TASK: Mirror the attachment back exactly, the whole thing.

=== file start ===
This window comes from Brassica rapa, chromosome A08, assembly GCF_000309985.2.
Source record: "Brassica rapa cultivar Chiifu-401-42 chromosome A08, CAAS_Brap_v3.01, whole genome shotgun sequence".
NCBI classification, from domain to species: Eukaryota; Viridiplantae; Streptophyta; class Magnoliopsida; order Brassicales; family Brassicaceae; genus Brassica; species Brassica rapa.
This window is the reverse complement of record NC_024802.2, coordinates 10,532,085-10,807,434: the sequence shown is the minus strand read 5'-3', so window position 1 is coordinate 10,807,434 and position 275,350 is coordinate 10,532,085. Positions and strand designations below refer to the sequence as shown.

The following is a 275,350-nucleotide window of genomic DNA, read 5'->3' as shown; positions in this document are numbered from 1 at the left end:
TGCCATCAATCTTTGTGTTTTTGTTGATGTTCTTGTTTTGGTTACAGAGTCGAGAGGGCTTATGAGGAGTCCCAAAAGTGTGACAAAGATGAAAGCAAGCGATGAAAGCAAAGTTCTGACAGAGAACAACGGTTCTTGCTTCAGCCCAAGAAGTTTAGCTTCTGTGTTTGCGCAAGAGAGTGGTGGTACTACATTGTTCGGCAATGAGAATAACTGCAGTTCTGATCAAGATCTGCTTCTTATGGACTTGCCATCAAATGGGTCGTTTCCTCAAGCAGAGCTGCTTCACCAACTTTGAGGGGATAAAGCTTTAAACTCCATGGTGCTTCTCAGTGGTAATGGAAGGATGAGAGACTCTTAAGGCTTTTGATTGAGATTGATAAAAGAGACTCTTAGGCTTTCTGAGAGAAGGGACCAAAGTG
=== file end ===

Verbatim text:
This window comes from Brassica rapa, chromosome A08, assembly GCF_000309985.2.
Source record: "Brassica rapa cultivar Chiifu-401-42 chromosome A08, CAAS_Brap_v3.01, whole genome shotgun sequence".
NCBI classification, from domain to species: Eukaryota; Viridiplantae; Streptophyta; class Magnoliopsida; order Brassicales; family Brassicaceae; genus Brassica; species Brassica rapa.
This window is the reverse complement of record NC_024802.2, coordinates 10,532,085-10,807,434: the sequence shown is the minus strand read 5'-3', so window position 1 is coordinate 10,807,434 and position 275,350 is coordinate 10,532,085. Positions and strand designations below refer to the sequence as shown.

The following is a 275,350-nucleotide window of genomic DNA, read 5'->3' as shown; positions in this document are numbered from 1 at the left end:
TGCCATCAATCTTTGTGTTTTTGTTGATGTTCTTGTTTTGGTTACAGAGTCGAGAGGGCTTATGAGGAGTCCCAAAAGTGTGACAAAGATGAAAGCAAGCGATGAAAGCAAAGTTCTGACAGAGAACAACGGTTCTTGCTTCAGCCCAAGAAGTTTAGCTTCTGTGTTTGCGCAAGAGAGTGGTGGTACTACATTGTTCGGCAATGAGAATAACTGCAGTTCTGATCAAGATCTGCTTCTTATGGACTTGCCATCAAATGGGTCGTTTCCTCAAGCAGAGCTGCTTCACCAACTTTGAGGGGATAAAGCTTTAAACTCCATGGTGCTTCTCAGTGGTAATGGAAGGATGAGAGACTCTTAAGGCTTTTGATTGAGATTGATAAAAGAGACTCTTAGGCTTTCTGAGAGAAGGGACCAAAGTG